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The Peaceful Path by Stephen V Ward

Peaceful Path



Building Garden Cities and New Towns


Detailed Description

The title of this book is taken from Ebenezer Howard's visionary tract To-morrow: A Peaceful Path to Real Reform. Published in 1898 as a manifesto for social reform via the creation of Garden Cities, it proposed a new way of providing cheap and healthy homes, workplaces and green spaces in balance in cohesive new communities, underpinned by radical ideas about collective land ownership. While Howard's vision had international impact, in this book planning historian Stephen Ward largely honours the special place that Hertfordshire occupies on the peaceful path, beginning with the development of Letchworth and Welwyn Garden Cities. Both were established with Howard's personal involvement and slowly achieved most of his aims; both also emerged as havens for liberal-minded, creative, largely temperate communities.

Stephen Ward then recounts in detail how the New Towns programme was created by the post-war British Government as an alternative way of realising Howard's vision. Although state involvement was not what Howard had wanted, the new approach overcame financial problems to allow faster development while maintaining the principle of collective (though no longer local) land ownership. During this dynamic era of new thinking in all areas of government, Hertfordshire was once again in the vanguard with bold and imaginative New Towns that met real social needs being created at Stevenage and Hemel Hempstead as well as at Hatfield and Welwyn Garden City.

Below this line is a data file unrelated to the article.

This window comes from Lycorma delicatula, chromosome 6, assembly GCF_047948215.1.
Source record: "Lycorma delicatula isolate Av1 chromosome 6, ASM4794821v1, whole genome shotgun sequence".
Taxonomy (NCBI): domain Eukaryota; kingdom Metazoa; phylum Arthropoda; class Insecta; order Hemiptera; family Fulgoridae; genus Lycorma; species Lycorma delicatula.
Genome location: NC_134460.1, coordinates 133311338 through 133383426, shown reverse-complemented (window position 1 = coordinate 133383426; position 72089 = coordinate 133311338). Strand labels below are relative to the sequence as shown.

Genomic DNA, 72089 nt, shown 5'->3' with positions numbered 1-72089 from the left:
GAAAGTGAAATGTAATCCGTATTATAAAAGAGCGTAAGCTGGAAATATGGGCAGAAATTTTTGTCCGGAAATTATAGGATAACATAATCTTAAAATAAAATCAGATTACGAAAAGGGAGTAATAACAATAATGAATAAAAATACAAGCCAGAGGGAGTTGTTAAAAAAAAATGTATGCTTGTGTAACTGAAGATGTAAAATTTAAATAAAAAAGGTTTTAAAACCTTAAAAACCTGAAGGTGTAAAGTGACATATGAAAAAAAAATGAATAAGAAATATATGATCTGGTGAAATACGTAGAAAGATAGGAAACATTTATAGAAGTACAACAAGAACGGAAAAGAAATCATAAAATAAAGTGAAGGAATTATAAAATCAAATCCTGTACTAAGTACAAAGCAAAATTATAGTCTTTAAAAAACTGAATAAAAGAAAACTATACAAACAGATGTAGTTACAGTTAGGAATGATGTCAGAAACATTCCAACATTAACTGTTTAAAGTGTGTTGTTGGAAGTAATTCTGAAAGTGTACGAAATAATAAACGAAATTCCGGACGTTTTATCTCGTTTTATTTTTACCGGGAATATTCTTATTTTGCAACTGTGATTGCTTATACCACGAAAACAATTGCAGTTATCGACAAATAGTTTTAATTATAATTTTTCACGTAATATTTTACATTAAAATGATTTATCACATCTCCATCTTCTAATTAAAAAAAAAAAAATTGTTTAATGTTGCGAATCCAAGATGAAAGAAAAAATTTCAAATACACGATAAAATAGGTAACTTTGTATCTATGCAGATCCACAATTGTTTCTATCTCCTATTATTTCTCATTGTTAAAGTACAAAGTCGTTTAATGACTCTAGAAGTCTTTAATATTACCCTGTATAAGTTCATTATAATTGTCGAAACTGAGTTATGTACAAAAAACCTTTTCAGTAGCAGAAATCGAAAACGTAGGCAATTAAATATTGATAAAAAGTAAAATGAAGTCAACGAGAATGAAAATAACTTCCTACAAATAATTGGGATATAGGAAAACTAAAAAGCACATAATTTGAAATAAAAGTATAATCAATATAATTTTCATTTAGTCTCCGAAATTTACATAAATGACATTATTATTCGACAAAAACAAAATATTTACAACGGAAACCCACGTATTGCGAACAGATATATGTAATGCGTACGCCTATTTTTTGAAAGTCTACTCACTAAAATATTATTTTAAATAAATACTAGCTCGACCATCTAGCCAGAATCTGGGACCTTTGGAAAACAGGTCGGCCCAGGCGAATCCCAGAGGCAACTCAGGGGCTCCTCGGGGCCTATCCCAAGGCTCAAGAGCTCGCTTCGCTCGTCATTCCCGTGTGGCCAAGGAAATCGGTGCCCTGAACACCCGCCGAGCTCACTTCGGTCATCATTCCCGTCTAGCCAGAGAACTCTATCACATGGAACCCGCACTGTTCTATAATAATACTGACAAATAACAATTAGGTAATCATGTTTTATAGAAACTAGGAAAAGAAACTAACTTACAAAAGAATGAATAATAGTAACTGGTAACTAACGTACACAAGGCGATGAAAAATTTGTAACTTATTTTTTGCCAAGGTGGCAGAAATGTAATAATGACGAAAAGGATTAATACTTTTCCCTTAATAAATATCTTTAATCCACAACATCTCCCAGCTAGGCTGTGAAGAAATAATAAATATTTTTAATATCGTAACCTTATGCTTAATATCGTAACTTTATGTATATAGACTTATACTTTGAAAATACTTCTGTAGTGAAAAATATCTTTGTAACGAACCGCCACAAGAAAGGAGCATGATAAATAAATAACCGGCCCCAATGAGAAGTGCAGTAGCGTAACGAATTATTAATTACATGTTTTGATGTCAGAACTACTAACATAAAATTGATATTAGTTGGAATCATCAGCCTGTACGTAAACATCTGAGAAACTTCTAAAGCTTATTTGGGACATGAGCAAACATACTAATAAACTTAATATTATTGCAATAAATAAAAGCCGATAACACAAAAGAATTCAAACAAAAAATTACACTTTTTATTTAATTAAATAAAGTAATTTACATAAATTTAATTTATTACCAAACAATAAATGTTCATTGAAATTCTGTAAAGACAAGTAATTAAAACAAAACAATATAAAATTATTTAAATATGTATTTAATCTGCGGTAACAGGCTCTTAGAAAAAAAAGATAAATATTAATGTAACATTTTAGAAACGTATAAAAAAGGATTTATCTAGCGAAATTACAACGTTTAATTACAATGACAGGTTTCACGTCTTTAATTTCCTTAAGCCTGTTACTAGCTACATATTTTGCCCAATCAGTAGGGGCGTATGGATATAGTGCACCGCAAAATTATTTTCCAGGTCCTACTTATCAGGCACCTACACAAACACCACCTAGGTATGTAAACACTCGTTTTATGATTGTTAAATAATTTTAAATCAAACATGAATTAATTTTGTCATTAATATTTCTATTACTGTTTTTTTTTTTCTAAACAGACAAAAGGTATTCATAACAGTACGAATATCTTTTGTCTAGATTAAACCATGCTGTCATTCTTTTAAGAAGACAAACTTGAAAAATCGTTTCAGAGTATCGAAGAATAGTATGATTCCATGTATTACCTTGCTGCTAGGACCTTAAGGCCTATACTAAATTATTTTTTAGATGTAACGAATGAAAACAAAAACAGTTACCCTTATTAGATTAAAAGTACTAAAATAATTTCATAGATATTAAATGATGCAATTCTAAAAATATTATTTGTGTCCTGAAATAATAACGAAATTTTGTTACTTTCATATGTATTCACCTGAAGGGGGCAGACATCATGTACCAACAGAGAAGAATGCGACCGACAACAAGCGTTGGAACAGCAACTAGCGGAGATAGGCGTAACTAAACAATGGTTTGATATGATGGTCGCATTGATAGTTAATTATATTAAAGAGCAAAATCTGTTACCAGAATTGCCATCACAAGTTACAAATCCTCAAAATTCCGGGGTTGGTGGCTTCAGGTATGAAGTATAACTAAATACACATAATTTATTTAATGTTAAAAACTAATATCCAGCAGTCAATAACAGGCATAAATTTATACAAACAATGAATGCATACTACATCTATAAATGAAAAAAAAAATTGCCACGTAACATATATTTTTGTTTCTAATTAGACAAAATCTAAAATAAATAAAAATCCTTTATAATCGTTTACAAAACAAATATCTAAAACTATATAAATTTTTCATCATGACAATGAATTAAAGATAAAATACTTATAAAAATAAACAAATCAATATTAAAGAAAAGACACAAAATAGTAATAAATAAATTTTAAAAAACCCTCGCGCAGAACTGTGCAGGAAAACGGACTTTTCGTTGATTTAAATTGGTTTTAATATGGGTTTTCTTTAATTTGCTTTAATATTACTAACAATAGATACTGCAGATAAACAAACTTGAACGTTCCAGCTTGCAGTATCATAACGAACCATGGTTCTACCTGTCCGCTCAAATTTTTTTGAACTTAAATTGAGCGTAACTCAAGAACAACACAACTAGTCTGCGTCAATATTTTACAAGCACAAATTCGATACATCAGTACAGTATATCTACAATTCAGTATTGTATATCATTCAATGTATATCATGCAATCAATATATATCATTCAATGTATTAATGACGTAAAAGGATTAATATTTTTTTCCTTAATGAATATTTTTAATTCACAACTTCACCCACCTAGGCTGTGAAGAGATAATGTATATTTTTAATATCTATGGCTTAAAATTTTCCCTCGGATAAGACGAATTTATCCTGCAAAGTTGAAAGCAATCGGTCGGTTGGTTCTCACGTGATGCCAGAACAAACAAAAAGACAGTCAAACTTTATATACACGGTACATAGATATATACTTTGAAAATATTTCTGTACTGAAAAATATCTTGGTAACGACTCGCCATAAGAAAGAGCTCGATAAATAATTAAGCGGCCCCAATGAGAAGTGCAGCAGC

By 2011, over a quarter of Hertfordshire's population lived in its Garden Cities and New Towns. Nowhere else in the UK, or indeed the world, came so close to Howard's dream. The Garden City idea was admired globally, inspiring innovative planned settlements from Scandinavia to the United States, from the USSR to Australia. Yet this is not just a work of history: The Peaceful Path also examines the contemporary relevance of Howard's vision. Today's politicians, faced with a severe housing shortfall and rampant property prices in London and other 'hotspots', are again turning to the idea of the Garden City. Howard's vision endures.

Stephen V. Ward is Professor of Planning History at Oxford Brookes University. He is a former President of the International Planning History Society and was for several years Editor of the international academic journal, Planning Perspectives. He has produced several books on twentieth-century planning, including The Garden City: Past, Present, Future (Routledge, 1992).

ISBN 978-1-909291-69-0 408pp Paperback